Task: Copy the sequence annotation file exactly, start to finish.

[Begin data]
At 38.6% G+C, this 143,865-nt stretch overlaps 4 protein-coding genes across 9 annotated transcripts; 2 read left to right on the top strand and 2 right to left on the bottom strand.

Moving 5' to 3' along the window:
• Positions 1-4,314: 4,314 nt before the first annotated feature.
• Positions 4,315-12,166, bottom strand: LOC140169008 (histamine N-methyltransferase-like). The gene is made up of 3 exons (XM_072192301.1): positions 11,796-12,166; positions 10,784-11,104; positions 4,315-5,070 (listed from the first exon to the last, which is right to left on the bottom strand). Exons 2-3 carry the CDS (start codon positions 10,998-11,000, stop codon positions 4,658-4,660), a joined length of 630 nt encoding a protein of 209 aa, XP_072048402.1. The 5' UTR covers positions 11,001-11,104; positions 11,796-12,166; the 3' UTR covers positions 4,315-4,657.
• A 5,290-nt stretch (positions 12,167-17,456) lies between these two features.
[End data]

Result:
At 38.6% G+C, this 143,865-nt stretch overlaps 4 protein-coding genes across 9 annotated transcripts; 2 read left to right on the top strand and 2 right to left on the bottom strand.

Moving 5' to 3' along the window:
• Positions 1-4,314: 4,314 nt before the first annotated feature.
• Positions 4,315-12,166, bottom strand: LOC140169008 (histamine N-methyltransferase-like). The gene is made up of 3 exons (XM_072192301.1): positions 11,796-12,166; positions 10,784-11,104; positions 4,315-5,070 (listed from the first exon to the last, which is right to left on the bottom strand). Exons 2-3 carry the CDS (start codon positions 10,998-11,000, stop codon positions 4,658-4,660), a joined length of 630 nt encoding a protein of 209 aa, XP_072048402.1. The 5' UTR covers positions 11,001-11,104; positions 11,796-12,166; the 3' UTR covers positions 4,315-4,657.
• A 5,290-nt stretch (positions 12,167-17,456) lies between these two features.